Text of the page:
The Supreme Court put an end to that reticence last week when it came down squarely on the side of the individual‐rights interpretation. In so doing, the court struck down the D.C. gun ban as a clear violation of that right.
Yet the court also recognized that this right is not absolute. “Like most rights,” Justice Antonin Scalia wrote for the majority, “the right secured by the Second Amendment is not unlimited.” The court offered no opinion, however, on exactly where that right ends, and reasonable regulation begins.
For example, the court did not disturb D.C.‘s requirement that all gun owners be licensed. Federal, state, and local officials, as well as the American public, must now grapple with that question, which may ultimately end up back before the high court.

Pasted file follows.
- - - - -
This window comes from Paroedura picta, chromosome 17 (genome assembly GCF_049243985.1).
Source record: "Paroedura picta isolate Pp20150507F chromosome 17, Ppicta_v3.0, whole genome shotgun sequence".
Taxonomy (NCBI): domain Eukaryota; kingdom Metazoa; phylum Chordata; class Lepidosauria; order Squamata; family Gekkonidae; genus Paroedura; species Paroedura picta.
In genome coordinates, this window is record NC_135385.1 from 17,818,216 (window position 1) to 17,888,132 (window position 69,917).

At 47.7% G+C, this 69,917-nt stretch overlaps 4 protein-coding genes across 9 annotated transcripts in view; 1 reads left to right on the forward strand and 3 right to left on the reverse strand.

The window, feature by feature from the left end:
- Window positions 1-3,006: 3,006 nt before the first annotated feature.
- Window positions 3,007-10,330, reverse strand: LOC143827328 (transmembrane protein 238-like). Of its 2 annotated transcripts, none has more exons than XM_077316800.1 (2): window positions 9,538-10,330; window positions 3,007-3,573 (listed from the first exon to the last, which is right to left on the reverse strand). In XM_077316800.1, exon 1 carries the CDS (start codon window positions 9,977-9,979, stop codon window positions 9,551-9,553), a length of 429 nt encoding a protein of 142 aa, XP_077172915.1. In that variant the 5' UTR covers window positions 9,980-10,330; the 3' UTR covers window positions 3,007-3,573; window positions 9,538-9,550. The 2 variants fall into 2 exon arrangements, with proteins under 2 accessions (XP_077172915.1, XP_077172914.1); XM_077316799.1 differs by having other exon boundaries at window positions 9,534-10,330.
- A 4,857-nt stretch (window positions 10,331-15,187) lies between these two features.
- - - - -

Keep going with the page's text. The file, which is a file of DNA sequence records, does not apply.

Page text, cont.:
Our inquiry should start with the recognition that the right to keep and bear arms is a natural outgrowth of the right to self‐defense. We possess an inherent right to keep and bear arms so that we may have the means necessary to defend ourselves against acts of violence.
Your neighbor has a right to keep a gun in his home to defend himself, because the threat of home invasion is real. But your neighbor does not have a right to keep a nuclear weapon in his home, because it is not reasonable to think that he would need such a weapon to defend himself.
The right to self‐defense thus creates a bulwark that government regulation of arms may not breach. If a weapon would permit a proportionate defense against a reasonably foreseeable threat, the government cannot prohibit you from owning or carrying it.
That rule reconciles the right to self‐defense with the right not to be tailgated by an armored tank in the passing lane. That wacko in your rear‐view mirror does not have a right to own armored tanks or shoulder‐mounted rocket launchers, because he does not need them to defend himself.